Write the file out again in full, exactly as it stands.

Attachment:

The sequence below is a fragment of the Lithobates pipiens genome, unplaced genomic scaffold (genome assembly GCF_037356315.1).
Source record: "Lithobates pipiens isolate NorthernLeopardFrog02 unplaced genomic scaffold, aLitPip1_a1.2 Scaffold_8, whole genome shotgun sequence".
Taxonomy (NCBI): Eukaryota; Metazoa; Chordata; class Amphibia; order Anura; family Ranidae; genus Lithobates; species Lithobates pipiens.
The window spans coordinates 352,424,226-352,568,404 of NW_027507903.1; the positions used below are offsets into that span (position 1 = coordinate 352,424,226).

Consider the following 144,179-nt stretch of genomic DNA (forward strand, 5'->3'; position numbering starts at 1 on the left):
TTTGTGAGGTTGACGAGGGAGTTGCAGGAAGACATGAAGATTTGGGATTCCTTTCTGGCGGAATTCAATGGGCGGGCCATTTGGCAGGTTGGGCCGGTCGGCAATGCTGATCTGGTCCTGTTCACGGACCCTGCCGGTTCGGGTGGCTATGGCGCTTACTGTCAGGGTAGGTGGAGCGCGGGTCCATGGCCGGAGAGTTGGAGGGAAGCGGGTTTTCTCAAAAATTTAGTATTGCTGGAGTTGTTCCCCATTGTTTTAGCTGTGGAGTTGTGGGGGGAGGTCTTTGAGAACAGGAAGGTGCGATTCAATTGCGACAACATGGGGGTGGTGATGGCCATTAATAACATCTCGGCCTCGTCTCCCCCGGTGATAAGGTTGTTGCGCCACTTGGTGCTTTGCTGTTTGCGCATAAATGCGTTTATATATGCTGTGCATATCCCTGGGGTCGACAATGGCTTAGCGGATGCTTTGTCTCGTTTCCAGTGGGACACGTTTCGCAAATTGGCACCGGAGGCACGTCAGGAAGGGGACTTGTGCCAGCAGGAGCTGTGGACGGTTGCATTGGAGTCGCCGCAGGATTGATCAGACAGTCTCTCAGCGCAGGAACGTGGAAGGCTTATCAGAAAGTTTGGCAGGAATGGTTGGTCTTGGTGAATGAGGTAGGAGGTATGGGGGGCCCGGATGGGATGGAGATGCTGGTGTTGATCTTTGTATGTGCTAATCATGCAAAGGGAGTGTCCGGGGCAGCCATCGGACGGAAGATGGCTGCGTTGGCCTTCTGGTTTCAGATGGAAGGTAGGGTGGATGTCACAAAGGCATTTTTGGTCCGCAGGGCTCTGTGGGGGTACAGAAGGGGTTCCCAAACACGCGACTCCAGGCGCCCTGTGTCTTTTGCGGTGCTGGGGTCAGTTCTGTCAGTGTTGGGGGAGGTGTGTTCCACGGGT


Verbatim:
The sequence below is a fragment of the Lithobates pipiens genome, unplaced genomic scaffold (genome assembly GCF_037356315.1).
Source record: "Lithobates pipiens isolate NorthernLeopardFrog02 unplaced genomic scaffold, aLitPip1_a1.2 Scaffold_8, whole genome shotgun sequence".
Taxonomy (NCBI): Eukaryota; Metazoa; Chordata; class Amphibia; order Anura; family Ranidae; genus Lithobates; species Lithobates pipiens.
The window spans coordinates 352,424,226-352,568,404 of NW_027507903.1; the positions used below are offsets into that span (position 1 = coordinate 352,424,226).

Consider the following 144,179-nt stretch of genomic DNA (forward strand, 5'->3'; position numbering starts at 1 on the left):
TTTGTGAGGTTGACGAGGGAGTTGCAGGAAGACATGAAGATTTGGGATTCCTTTCTGGCGGAATTCAATGGGCGGGCCATTTGGCAGGTTGGGCCGGTCGGCAATGCTGATCTGGTCCTGTTCACGGACCCTGCCGGTTCGGGTGGCTATGGCGCTTACTGTCAGGGTAGGTGGAGCGCGGGTCCATGGCCGGAGAGTTGGAGGGAAGCGGGTTTTCTCAAAAATTTAGTATTGCTGGAGTTGTTCCCCATTGTTTTAGCTGTGGAGTTGTGGGGGGAGGTCTTTGAGAACAGGAAGGTGCGATTCAATTGCGACAACATGGGGGTGGTGATGGCCATTAATAACATCTCGGCCTCGTCTCCCCCGGTGATAAGGTTGTTGCGCCACTTGGTGCTTTGCTGTTTGCGCATAAATGCGTTTATATATGCTGTGCATATCCCTGGGGTCGACAATGGCTTAGCGGATGCTTTGTCTCGTTTCCAGTGGGACACGTTTCGCAAATTGGCACCGGAGGCACGTCAGGAAGGGGACTTGTGCCAGCAGGAGCTGTGGACGGTTGCATTGGAGTCGCCGCAGGATTGATCAGACAGTCTCTCAGCGCAGGAACGTGGAAGGCTTATCAGAAAGTTTGGCAGGAATGGTTGGTCTTGGTGAATGAGGTAGGAGGTATGGGGGGCCCGGATGGGATGGAGATGCTGGTGTTGATCTTTGTATGTGCTAATCATGCAAAGGGAGTGTCCGGGGCAGCCATCGGACGGAAGATGGCTGCGTTGGCCTTCTGGTTTCAGATGGAAGGTAGGGTGGATGTCACAAAGGCATTTTTGGTCCGCAGGGCTCTGTGGGGGTACAGAAGGGGTTCCCAAACACGCGACTCCAGGCGCCCTGTGTCTTTTGCGGTGCTGGGGTCAGTTCTGTCAGTGTTGGGGGAGGTGTGTTCCACGGGT